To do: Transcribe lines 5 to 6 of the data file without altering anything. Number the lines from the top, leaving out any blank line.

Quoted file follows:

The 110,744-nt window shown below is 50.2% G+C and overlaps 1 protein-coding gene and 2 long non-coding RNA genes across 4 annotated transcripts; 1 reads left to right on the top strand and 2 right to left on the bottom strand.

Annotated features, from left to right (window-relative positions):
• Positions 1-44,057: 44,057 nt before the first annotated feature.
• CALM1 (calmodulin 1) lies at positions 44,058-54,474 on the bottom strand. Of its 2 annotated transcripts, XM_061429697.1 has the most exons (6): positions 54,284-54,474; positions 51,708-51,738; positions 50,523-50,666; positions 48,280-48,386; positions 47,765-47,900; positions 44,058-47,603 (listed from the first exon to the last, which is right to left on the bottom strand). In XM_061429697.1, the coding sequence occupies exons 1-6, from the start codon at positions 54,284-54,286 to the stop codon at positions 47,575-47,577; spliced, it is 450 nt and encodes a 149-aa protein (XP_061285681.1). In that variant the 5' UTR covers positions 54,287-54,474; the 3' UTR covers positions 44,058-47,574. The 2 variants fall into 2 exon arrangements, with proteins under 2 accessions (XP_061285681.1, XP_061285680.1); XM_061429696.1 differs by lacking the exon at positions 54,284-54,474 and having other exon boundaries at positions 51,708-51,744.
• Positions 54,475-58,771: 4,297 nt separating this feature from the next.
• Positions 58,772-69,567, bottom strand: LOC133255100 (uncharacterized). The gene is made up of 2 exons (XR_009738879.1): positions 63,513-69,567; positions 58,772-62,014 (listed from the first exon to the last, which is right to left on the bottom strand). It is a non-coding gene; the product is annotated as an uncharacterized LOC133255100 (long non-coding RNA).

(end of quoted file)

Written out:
• Positions 54,475-58,771: 4,297 nt separating this feature from the next.
• Positions 58,772-69,567, bottom strand: LOC133255100 (uncharacterized). The gene is made up of 2 exons (XR_009738879.1): positions 63,513-69,567; positions 58,772-62,014 (listed from the first exon to the last, which is right to left on the bottom strand). It is a non-coding gene; the product is annotated as an uncharacterized LOC133255100 (long non-coding RNA).